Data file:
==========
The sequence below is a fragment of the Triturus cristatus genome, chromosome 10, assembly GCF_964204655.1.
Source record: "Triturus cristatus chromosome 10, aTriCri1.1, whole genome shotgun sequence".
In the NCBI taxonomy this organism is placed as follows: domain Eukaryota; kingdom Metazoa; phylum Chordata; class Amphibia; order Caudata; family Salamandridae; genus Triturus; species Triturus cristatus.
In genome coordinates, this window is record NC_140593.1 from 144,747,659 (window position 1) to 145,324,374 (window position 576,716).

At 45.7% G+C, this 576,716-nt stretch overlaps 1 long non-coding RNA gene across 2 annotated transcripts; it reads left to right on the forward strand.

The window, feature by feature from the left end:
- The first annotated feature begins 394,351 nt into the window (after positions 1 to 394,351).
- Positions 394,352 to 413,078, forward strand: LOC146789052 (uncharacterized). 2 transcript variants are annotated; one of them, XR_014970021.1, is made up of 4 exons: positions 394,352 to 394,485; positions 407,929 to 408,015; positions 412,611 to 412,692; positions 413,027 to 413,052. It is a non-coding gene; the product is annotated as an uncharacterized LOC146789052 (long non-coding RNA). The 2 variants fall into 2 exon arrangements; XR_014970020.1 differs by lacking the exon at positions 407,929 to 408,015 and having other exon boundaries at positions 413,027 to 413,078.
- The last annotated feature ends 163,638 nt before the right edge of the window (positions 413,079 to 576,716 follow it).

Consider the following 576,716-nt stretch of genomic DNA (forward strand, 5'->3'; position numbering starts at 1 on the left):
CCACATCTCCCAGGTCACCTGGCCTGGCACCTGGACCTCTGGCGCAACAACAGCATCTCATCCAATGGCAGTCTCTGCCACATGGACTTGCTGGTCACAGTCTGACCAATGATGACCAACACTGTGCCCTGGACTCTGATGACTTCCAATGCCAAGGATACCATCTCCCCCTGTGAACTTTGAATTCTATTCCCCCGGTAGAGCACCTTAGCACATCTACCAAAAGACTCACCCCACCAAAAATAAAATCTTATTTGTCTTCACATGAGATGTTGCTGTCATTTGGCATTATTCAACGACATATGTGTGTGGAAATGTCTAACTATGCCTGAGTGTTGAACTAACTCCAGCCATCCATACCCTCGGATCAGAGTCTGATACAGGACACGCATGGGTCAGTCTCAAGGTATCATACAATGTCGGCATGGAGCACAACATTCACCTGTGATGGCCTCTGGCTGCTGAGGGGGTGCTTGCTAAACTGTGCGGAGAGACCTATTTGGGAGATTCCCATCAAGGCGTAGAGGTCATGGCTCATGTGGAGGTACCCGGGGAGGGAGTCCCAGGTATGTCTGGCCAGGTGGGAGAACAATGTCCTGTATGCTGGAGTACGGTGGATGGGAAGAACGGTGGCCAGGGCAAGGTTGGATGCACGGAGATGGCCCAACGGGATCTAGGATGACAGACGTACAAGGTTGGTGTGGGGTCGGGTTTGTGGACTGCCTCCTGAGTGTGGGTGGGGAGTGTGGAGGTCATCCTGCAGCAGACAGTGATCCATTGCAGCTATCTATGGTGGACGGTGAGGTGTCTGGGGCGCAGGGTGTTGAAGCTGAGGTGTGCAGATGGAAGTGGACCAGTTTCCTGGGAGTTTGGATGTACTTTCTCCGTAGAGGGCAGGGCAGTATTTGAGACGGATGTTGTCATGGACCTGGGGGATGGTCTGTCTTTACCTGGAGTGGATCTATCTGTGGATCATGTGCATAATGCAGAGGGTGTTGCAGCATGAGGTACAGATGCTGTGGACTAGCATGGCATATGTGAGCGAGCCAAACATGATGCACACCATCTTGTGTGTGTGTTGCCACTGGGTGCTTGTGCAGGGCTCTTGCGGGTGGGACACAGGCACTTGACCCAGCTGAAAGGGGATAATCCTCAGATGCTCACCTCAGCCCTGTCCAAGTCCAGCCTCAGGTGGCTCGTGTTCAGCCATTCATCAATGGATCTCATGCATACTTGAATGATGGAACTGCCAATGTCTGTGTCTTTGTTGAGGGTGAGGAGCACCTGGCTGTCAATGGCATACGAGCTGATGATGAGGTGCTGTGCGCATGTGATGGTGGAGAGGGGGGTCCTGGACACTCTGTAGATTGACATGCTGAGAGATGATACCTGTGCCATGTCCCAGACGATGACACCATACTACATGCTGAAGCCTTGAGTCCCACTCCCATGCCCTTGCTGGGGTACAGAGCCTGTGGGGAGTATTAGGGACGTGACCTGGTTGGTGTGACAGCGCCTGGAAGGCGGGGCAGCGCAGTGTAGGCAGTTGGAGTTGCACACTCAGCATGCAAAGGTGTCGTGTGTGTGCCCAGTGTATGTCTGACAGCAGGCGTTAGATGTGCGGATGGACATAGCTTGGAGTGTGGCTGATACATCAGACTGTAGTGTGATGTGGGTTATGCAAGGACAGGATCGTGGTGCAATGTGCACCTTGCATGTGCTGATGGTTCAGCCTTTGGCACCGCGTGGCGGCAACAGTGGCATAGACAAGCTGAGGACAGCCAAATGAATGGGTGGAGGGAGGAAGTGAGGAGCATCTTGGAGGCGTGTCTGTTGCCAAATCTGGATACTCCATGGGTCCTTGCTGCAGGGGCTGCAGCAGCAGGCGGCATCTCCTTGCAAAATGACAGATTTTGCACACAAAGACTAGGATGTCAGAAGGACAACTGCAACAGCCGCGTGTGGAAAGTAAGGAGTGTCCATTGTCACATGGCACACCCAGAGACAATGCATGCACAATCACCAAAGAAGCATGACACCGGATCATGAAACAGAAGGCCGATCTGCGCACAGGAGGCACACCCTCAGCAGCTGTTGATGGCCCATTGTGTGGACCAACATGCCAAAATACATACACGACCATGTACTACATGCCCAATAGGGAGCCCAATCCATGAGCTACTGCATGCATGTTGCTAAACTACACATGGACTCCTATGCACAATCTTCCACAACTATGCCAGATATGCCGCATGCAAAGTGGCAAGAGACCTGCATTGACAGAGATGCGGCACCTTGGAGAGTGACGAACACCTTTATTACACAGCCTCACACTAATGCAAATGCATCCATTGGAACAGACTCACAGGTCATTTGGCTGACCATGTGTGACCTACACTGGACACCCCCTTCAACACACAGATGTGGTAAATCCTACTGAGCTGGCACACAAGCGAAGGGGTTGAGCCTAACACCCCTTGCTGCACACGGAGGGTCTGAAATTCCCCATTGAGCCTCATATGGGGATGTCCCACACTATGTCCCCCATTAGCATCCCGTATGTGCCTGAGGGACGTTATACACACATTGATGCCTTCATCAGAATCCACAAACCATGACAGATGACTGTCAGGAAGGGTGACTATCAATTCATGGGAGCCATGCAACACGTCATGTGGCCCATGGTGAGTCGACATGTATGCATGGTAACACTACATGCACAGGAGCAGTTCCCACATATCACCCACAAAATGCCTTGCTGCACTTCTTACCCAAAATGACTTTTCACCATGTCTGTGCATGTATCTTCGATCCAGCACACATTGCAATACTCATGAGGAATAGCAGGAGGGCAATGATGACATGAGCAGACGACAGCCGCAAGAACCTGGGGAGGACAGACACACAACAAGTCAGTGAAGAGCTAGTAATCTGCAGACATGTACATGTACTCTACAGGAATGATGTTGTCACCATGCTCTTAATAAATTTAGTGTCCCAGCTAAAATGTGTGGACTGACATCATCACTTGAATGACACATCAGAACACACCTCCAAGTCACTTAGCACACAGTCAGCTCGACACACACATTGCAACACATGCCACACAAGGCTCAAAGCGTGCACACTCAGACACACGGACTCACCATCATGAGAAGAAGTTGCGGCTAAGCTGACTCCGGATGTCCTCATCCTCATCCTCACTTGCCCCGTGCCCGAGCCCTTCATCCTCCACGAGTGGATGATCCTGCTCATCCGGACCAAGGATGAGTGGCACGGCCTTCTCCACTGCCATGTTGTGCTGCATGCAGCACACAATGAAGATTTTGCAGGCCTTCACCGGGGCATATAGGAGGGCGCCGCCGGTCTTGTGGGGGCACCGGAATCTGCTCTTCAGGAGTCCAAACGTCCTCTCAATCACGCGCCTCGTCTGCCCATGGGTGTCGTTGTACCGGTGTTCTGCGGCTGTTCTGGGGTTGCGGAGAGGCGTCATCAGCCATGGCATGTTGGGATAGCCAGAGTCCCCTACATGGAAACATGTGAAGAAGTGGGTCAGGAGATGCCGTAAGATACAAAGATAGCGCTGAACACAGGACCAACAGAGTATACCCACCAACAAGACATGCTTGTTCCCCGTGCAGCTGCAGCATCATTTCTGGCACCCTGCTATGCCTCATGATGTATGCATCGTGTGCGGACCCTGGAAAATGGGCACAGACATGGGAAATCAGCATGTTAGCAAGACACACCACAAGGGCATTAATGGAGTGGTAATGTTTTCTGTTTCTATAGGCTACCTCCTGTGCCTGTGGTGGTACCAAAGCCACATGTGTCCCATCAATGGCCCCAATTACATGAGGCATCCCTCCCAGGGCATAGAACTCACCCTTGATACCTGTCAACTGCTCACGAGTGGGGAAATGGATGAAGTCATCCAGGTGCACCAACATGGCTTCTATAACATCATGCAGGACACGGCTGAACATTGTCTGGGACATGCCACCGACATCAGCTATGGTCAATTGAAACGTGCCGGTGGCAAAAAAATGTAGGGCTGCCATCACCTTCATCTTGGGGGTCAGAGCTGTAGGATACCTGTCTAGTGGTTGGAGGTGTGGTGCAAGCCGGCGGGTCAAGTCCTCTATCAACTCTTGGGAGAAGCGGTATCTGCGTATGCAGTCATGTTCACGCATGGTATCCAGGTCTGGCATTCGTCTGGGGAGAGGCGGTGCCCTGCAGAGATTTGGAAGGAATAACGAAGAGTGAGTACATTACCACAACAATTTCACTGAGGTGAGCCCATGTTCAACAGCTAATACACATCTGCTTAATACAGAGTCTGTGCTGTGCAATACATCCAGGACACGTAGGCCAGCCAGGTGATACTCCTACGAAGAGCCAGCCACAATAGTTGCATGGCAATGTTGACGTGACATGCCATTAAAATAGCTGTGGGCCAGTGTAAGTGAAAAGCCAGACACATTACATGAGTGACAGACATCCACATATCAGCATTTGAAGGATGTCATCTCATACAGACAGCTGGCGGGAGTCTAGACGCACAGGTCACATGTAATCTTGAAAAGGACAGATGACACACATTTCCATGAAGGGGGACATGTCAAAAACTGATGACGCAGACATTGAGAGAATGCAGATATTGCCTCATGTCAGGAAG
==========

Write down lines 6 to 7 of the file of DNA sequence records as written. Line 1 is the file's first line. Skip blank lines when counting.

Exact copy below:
The window, feature by feature from the left end:
- The first annotated feature begins 394,351 nt into the window (after positions 1 to 394,351).